By Duncan Miriri
NAIROBI (Reuters) - Kenya Airways pilots called off a strike on Thursday after the carrier met some of their demands, the Kenya Airline Pilots Association (KALPA) said, adding they would fully resume work on Friday.
KALPA's members took the industrial action earlier on Thursday to push for the removal of the airline's chief executive, prompting Kenya Airways to cancel all but two of its evening flights up to 2300 GMT (07:00 p.m. EDT).
Kenya Airways, which is one of the largest carriers in Africa and ferries 10,000 passengers a day with a fleet of Boeing and Embraer jets, had already canceled 10 other flights.
KALPA General Secretary Paul Gichinga said the airline had made some management changes that met the pilots' minimum demands, without giving more details.
"We are happy with the information they have given us on the management changes we demanded but that is not for us to announce," he told Reuters.
The pilots had taken the action despite an agreement reached a day earlier to defer the strike until June 1. The strike lasted from midday until late on Thursday, but for practical reasons full flights will resume on Friday.
Pilots oppose Chief Executive Mbuvi Ngunze's planned measures to turn around the loss-making carrier, which is 26.7 percent owned by Air France KLM, and have demanded his immediate resignation.
The association said they would operate as normal while talks continue until June 1 over the rest of their demands.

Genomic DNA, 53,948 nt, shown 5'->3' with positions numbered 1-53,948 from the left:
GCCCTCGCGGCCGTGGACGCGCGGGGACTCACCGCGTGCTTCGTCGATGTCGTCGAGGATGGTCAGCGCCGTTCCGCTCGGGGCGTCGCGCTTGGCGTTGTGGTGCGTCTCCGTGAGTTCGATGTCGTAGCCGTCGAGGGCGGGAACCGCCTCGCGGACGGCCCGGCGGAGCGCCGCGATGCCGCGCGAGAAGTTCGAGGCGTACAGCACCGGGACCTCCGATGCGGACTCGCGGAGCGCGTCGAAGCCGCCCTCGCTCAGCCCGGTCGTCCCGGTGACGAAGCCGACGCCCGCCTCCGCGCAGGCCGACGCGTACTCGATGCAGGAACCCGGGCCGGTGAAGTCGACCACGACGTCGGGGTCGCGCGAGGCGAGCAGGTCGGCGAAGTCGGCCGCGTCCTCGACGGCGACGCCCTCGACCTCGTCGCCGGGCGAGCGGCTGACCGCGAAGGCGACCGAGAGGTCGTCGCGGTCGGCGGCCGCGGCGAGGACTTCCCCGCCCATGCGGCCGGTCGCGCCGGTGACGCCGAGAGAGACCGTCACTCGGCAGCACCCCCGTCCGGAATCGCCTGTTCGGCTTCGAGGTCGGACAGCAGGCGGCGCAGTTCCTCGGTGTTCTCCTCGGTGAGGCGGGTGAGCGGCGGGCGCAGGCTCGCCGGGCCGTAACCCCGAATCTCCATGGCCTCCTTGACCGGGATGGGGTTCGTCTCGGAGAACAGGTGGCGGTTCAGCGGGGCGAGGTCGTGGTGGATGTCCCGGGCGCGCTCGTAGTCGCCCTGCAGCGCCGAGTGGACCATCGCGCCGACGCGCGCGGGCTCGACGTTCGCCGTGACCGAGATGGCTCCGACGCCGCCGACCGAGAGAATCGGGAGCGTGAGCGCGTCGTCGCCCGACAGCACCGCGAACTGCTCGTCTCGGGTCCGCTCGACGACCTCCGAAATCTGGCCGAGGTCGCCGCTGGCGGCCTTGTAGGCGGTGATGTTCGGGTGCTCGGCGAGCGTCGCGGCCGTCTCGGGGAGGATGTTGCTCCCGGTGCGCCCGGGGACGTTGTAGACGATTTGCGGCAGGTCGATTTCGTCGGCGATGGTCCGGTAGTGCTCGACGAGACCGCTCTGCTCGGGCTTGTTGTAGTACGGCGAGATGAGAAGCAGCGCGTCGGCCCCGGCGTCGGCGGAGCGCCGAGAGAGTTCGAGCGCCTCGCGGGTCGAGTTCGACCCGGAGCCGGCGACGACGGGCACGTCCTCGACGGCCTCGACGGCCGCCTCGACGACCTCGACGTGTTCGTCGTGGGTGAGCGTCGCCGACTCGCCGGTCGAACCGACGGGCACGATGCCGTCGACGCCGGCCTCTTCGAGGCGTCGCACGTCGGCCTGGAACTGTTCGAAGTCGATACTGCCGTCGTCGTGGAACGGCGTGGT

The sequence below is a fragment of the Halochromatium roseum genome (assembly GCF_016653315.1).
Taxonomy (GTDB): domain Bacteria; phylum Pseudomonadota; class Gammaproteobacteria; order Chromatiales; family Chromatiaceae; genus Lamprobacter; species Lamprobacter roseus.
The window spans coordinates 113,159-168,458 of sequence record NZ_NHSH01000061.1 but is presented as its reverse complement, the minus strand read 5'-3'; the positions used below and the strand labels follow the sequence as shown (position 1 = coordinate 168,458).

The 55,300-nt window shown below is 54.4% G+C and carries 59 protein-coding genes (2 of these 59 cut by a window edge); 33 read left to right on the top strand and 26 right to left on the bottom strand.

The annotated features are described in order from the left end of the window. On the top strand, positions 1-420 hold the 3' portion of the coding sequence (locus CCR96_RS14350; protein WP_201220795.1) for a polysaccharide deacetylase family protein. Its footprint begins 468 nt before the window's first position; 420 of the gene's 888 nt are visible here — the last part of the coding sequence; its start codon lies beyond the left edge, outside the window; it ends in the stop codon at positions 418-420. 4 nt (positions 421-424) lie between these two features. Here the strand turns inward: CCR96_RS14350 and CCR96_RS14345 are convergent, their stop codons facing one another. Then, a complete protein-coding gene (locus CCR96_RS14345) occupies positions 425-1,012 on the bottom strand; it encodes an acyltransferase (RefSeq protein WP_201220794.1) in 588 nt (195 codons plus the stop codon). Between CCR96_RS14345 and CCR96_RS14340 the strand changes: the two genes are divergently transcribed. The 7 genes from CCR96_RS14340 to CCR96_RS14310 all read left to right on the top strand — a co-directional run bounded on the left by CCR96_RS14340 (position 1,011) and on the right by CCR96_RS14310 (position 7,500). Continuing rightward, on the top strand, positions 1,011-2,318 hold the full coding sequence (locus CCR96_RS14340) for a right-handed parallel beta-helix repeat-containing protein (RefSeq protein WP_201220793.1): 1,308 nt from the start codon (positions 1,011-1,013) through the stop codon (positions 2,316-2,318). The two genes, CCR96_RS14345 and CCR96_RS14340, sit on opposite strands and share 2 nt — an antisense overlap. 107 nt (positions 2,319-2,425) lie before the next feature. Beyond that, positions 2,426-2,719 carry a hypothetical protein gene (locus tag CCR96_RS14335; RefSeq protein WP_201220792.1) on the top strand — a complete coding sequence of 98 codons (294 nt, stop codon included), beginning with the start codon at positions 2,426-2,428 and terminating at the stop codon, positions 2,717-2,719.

Kenya Airways was not immediately available to comment.
Instead of turning up for work on Thursday, scores of pilots attended a meeting of the association. The pilots later voted to go ahead with the strike.
The airline said the strike had gone on even though it had obtained a court order the previous day barring any industrial action and the pilots' union agreeing to delay the strike.
KALPA issued a two-day notice to the carrier on Tuesday saying its members would stop flying planes until Ngunze resigned over what it called "questionable" turnaround measures.
The airline has been selling assets, including planes, and plans to lay off 600 people as it tries to stay in operation after three and a half years of financial losses.
Transport Minister James Macharia and Dennis Awori, chairman of the airline's board had met with KALPA on Thursday but their pleas not to ground the airline's fleet were rejected.
(Additional reporting by Humphrey Malalo and George Obulutsa; Writing by George Obulutsa; Editing by Alexander Smith)